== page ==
The release of the Intel Falcon 8+ drone for North American markets, announced at INTERGEO 2016, is another indication of what sort of presence Intel is looking to establish in the drone market. Announcements like this make it very clear that the company specifically wants to position itself as a leader in the commercial drone space.
The news that the company is building on the AscTec Falcon 8 system and releasing the Intel Falcon 8+ for North American markets should not come as a surprise if you’ve followed Intel’s path in the last months. In recent years, Intel became more than the company responsible for the processors in many of the computers around the world. They’ve invested in different areas, but the drone industry has so far been mostly under the radar. The introduction of the Intel Falcon 8+ as the first Intel-branded commercial drone marks a noticeable presence in this segment of the market.
The Intel Falcon 8+ is for the most part a light-weight drone is, but it’s actually a heavyweight when it comes to professional uses. It is, according to Intel, “an advanced ready-to-fly UAS for professional drone service providers and industries for North American markets. This patented V-form octocopter provides full electronic system redundancy, which features redundant batteries, redundant communication between all flight relevant components and redundant sensing. The UAS has automated aerial sensing solutions with best in-class onboard sensors – providing detailed orthography down to millimeter accuracy Ground Sample Distance (GSD). Consistent waypoint automation enables exactly reproducible flights for valuable structural analysis. Utilizing these features, customers are able to detect and prevent damages of assets and infrastructure. A triple redundant autopilot with three redundant inertial measurement units compensates for hardware failures, external influences like electromagnetic fields and hard winds. Operators will have tremendous opportunities to generate valuable aerial precision data”.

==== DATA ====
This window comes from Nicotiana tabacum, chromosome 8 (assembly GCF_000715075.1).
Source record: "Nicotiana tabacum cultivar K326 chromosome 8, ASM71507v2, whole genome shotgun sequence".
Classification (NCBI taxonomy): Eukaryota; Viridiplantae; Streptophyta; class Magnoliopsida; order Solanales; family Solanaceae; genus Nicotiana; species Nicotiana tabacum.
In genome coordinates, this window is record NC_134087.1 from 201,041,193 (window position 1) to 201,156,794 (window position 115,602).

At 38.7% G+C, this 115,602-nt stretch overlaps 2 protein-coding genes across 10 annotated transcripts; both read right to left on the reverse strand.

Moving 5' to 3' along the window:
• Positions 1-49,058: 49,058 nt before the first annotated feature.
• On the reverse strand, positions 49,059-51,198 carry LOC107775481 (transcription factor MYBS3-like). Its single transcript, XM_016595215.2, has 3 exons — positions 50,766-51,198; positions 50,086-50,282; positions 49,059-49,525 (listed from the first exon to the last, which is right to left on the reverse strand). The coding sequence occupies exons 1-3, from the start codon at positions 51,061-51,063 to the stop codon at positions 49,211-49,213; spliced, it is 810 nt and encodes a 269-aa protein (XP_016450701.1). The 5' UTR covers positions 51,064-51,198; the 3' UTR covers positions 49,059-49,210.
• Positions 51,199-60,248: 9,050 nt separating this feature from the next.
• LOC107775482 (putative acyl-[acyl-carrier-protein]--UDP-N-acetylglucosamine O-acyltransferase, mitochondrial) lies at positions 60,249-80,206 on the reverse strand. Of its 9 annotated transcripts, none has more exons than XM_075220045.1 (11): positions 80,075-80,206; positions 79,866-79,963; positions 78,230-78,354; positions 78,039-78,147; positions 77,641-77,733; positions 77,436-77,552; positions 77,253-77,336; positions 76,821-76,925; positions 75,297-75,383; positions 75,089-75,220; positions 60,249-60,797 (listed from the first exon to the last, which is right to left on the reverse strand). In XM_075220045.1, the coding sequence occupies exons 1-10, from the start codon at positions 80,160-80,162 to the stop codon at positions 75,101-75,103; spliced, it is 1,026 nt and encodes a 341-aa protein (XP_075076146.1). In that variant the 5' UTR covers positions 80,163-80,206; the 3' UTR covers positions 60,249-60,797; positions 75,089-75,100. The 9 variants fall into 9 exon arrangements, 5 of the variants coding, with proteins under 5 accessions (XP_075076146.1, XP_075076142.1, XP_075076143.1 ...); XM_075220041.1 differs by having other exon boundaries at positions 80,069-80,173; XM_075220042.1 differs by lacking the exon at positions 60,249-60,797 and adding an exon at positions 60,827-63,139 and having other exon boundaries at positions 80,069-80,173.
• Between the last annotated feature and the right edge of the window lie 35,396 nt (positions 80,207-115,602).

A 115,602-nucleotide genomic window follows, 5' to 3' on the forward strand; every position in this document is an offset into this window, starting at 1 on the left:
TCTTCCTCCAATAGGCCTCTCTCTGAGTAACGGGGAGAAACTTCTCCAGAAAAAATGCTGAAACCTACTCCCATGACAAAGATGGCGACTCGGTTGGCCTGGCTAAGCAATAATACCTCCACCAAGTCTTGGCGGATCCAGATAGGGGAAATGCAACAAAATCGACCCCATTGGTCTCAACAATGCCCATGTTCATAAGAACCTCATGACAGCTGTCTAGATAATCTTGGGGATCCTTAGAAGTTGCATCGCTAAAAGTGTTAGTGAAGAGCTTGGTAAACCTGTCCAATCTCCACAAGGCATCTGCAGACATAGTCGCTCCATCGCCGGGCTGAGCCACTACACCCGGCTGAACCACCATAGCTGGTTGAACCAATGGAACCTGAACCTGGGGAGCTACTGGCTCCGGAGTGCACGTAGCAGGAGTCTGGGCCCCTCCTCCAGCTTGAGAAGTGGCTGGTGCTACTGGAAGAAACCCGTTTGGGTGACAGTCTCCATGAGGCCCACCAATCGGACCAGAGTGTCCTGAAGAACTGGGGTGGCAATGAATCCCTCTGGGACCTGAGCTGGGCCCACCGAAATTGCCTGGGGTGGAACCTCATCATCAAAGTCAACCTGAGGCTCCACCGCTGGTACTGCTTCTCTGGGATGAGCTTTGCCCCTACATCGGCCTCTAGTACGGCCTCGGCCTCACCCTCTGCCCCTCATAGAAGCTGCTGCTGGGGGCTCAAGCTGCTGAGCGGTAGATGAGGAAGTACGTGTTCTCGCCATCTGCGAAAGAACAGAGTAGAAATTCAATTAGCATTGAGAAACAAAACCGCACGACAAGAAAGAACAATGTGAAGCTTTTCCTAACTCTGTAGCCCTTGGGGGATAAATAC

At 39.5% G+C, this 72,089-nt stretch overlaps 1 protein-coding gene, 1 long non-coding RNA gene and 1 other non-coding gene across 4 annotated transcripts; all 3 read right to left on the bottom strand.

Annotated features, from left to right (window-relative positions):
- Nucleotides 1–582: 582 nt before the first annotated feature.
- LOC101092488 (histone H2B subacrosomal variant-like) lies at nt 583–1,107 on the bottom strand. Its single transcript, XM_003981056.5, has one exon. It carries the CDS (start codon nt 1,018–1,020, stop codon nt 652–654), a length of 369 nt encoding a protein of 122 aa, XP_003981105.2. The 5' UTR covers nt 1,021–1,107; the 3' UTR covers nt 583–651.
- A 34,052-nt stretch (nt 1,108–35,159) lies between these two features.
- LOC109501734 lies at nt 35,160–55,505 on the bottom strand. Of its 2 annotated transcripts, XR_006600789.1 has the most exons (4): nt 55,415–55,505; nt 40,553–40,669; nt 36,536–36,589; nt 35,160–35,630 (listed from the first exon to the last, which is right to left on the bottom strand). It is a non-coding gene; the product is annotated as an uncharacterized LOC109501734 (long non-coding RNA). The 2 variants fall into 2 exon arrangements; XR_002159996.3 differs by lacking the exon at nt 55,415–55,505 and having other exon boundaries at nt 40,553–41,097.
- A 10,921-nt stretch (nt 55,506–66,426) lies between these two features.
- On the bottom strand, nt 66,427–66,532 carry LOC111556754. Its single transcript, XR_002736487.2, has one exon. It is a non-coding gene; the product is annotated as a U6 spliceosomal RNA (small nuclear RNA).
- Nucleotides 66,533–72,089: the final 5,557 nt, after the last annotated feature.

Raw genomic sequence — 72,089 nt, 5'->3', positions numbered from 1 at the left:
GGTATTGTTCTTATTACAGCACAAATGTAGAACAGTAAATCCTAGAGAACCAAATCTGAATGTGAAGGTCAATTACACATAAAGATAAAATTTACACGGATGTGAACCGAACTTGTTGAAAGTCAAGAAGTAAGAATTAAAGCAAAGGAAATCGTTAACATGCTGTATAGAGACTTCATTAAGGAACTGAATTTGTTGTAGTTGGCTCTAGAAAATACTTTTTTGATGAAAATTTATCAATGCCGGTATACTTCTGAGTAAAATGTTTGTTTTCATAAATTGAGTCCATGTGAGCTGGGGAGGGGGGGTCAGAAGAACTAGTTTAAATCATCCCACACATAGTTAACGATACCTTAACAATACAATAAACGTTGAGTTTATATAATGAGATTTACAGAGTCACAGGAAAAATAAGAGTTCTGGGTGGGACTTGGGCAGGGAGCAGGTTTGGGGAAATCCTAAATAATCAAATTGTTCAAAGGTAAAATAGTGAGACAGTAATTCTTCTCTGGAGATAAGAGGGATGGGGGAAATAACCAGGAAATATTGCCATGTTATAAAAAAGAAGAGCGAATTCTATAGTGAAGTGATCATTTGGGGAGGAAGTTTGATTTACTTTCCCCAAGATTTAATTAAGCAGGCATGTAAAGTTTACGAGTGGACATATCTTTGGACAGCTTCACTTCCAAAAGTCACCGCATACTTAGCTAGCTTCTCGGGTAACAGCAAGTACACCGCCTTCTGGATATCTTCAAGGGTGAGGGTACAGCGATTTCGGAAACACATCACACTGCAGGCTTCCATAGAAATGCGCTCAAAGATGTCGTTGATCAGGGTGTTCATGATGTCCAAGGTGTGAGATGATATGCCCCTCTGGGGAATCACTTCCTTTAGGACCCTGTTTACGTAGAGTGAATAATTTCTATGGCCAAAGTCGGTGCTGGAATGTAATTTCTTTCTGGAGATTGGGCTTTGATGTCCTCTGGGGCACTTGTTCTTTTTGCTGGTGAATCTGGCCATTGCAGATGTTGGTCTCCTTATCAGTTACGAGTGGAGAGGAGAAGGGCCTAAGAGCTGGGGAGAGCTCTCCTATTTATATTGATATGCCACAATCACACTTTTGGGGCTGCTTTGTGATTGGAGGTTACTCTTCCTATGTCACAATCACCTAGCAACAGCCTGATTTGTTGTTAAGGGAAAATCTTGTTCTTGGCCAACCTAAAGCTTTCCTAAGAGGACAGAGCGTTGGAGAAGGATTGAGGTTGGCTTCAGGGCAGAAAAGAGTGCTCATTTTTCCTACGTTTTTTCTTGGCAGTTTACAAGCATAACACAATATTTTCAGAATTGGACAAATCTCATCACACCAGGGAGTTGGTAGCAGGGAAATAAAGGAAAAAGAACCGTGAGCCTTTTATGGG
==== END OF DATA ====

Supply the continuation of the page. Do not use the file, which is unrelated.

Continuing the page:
However, the new and first Intel-branded commercial drone is just one aspect of Intel’s involvement with the drone market. The creation of a web page dedicated to drones, under the title “The Revolution Will Be Airborne” suggests how strongly Intel is venturing into and committing to this new and rapidly expanding market. The page is a space to “discover how Intel works with technology innovators to push the boundaries of drone capabilities and performance, creating new ways to view the world”.
To understand Intel’s interest and involvement with drones, one only has to go back to 2014 when Nixie, a Flyable & Wearable Camera, won Intel’s Make it Wearable competition. The Nixie drone, which won a prize of $500,000 from Intel, is a small UAV conceived primarily for rock climbers and other adventure sports. The marketing for the product states that “at your cue, Nixie unfolds and takes flight. Nixie composes the perfect shot from an awesome perspective, capturing the moment without interrupting the moment.”